Hybrid cards, which combine a prepaid account and a line of credit, could help low-income consumers manage their finances and build a credit history, according to payment experts.

"There always has been a need out there for short-term loans, and there always has been a question as to how best to serve them," Ken Paterson, the director of Mercator Advisory Group Inc.'s credit advisory service, said in an interview last week. "The hybrid card combines a short-term loan with the convenience of a prepaid card that can be used at the point of sale."

H&R Block Inc., which offers the MasterCard Inc.-branded H&R Block Prepaid Emerald Card, lets customers have their federal and state income tax refunds automatically deposited into their card account. Cardholders can also receive an Emerald Advance line of credit.

Nancy Mays, an H&R Block spokeswoman, said her company charges a 36% annual percentage rate on the line but can reduce that to 9% if the customer opens a deposit account with H&R Block's thrift unit.

Emerald cardholders were approved for nearly 900,000 lines of credit last year.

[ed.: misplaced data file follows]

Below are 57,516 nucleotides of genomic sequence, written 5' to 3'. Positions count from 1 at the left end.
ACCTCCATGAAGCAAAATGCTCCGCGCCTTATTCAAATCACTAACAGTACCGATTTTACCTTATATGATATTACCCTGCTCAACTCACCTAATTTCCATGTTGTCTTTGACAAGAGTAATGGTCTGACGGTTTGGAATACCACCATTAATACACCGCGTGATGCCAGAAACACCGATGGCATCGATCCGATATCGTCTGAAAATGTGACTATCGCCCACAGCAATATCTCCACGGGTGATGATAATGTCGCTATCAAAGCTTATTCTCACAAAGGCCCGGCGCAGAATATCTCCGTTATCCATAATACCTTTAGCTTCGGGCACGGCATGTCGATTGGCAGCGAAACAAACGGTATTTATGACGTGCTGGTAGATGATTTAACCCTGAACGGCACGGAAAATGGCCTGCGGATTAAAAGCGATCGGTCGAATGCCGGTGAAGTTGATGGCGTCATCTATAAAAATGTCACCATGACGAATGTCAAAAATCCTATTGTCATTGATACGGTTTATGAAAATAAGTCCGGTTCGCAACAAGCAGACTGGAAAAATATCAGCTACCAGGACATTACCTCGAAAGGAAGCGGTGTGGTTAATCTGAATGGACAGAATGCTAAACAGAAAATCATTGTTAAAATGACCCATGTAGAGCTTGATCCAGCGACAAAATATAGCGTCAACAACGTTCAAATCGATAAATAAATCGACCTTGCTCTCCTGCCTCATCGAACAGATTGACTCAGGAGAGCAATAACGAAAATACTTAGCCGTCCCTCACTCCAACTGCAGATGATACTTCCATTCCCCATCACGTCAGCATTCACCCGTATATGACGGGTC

Meta Financial Group Inc. of Storm Lake, Iowa, began attaching iAdvance lines of credit last year to its prepaid debit cards, which marketers offer to consumers. The cards can operate on MasterCard or Visa Inc. networks.

MoneyGram International Inc. offers the cards under the name MoneyGram Visa, and the tax preparation company Jackson Hewitt Inc. offers the cards under the iPower name.

Jackson Hewitt customers who have iPower cards can borrow from an iAdvance line in increments of $20.

For every $20 they borrow, they are charged $22.50 to pay off the debt. Cardholders have to request a credit advance either online or through Meta's automated phone system.

"It has to be a conscious decision," said Nicole Pullman, a Meta spokeswoman, and cardholders are discouraged from becoming chronic borrowers.

Kimberly Gartner, an associate director at the Center for Financial Services Innovation, a nonprofit arm of ShoreBank Corp., said that despite hybrid cards' high interest rates, they are less expensive than other forms of credit.

"These cards are priced better than other options — payday loans or bank overdraft fees," Gartner said. "We think hybrid cards really meet the needs of underserved consumers. Many people buy prepaid cards thinking the cards are helping them build credit. The hybrid card helps them build credit."

Adil Moussa, an analyst with Aite Group LLC in Boston, agreed with her assessment of the products.

"Hybrid cards are good for immigrants who don't have credit or individuals who are attempting to re-establish their credit following bankruptcy," Moussa says.

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